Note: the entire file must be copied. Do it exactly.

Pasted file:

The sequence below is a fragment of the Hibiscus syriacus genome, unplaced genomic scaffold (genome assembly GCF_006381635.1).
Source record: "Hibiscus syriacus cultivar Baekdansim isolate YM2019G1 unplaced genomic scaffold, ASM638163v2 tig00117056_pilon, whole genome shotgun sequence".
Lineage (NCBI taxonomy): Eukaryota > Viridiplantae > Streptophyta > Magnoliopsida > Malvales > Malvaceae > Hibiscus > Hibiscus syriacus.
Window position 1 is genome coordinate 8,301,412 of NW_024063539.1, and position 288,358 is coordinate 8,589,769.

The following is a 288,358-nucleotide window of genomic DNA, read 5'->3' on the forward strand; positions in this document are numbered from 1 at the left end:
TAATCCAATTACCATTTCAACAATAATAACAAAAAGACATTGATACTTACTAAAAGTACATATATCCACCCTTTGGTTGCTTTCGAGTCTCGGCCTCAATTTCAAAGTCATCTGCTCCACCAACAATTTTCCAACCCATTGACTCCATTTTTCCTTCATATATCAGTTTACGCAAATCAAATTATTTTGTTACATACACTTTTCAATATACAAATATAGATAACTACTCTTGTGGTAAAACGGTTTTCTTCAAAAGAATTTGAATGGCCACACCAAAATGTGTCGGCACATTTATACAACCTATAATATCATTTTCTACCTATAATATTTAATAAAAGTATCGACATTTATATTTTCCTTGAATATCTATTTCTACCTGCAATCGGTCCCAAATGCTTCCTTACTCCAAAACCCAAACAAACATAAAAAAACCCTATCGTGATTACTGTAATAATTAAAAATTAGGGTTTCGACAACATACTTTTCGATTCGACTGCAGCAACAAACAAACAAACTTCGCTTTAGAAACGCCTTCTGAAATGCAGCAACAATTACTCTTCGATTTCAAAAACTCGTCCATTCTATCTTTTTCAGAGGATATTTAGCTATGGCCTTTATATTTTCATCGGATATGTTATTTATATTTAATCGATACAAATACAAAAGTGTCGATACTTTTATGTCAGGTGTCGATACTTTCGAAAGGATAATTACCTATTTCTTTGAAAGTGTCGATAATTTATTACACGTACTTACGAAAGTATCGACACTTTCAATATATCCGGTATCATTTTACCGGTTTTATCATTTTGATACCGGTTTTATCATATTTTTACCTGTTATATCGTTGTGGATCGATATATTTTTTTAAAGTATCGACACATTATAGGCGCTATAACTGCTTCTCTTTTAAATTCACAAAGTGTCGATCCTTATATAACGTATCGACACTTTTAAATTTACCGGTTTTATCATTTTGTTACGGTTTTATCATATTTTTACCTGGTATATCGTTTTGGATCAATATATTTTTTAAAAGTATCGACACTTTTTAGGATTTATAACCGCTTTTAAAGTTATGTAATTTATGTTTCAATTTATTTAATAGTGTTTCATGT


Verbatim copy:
The sequence below is a fragment of the Hibiscus syriacus genome, unplaced genomic scaffold (genome assembly GCF_006381635.1).
Source record: "Hibiscus syriacus cultivar Baekdansim isolate YM2019G1 unplaced genomic scaffold, ASM638163v2 tig00117056_pilon, whole genome shotgun sequence".
Lineage (NCBI taxonomy): Eukaryota > Viridiplantae > Streptophyta > Magnoliopsida > Malvales > Malvaceae > Hibiscus > Hibiscus syriacus.
Window position 1 is genome coordinate 8,301,412 of NW_024063539.1, and position 288,358 is coordinate 8,589,769.

The following is a 288,358-nucleotide window of genomic DNA, read 5'->3' on the forward strand; positions in this document are numbered from 1 at the left end:
TAATCCAATTACCATTTCAACAATAATAACAAAAAGACATTGATACTTACTAAAAGTACATATATCCACCCTTTGGTTGCTTTCGAGTCTCGGCCTCAATTTCAAAGTCATCTGCTCCACCAACAATTTTCCAACCCATTGACTCCATTTTTCCTTCATATATCAGTTTACGCAAATCAAATTATTTTGTTACATACACTTTTCAATATACAAATATAGATAACTACTCTTGTGGTAAAACGGTTTTCTTCAAAAGAATTTGAATGGCCACACCAAAATGTGTCGGCACATTTATACAACCTATAATATCATTTTCTACCTATAATATTTAATAAAAGTATCGACATTTATATTTTCCTTGAATATCTATTTCTACCTGCAATCGGTCCCAAATGCTTCCTTACTCCAAAACCCAAACAAACATAAAAAAACCCTATCGTGATTACTGTAATAATTAAAAATTAGGGTTTCGACAACATACTTTTCGATTCGACTGCAGCAACAAACAAACAAACTTCGCTTTAGAAACGCCTTCTGAAATGCAGCAACAATTACTCTTCGATTTCAAAAACTCGTCCATTCTATCTTTTTCAGAGGATATTTAGCTATGGCCTTTATATTTTCATCGGATATGTTATTTATATTTAATCGATACAAATACAAAAGTGTCGATACTTTTATGTCAGGTGTCGATACTTTCGAAAGGATAATTACCTATTTCTTTGAAAGTGTCGATAATTTATTACACGTACTTACGAAAGTATCGACACTTTCAATATATCCGGTATCATTTTACCGGTTTTATCATTTTGATACCGGTTTTATCATATTTTTACCTGTTATATCGTTGTGGATCGATATATTTTTTTAAAGTATCGACACATTATAGGCGCTATAACTGCTTCTCTTTTAAATTCACAAAGTGTCGATCCTTATATAACGTATCGACACTTTTAAATTTACCGGTTTTATCATTTTGTTACGGTTTTATCATATTTTTACCTGGTATATCGTTTTGGATCAATATATTTTTTAAAAGTATCGACACTTTTTAGGATTTATAACCGCTTTTAAAGTTATGTAATTTATGTTTCAATTTATTTAATAGTGTTTCATGT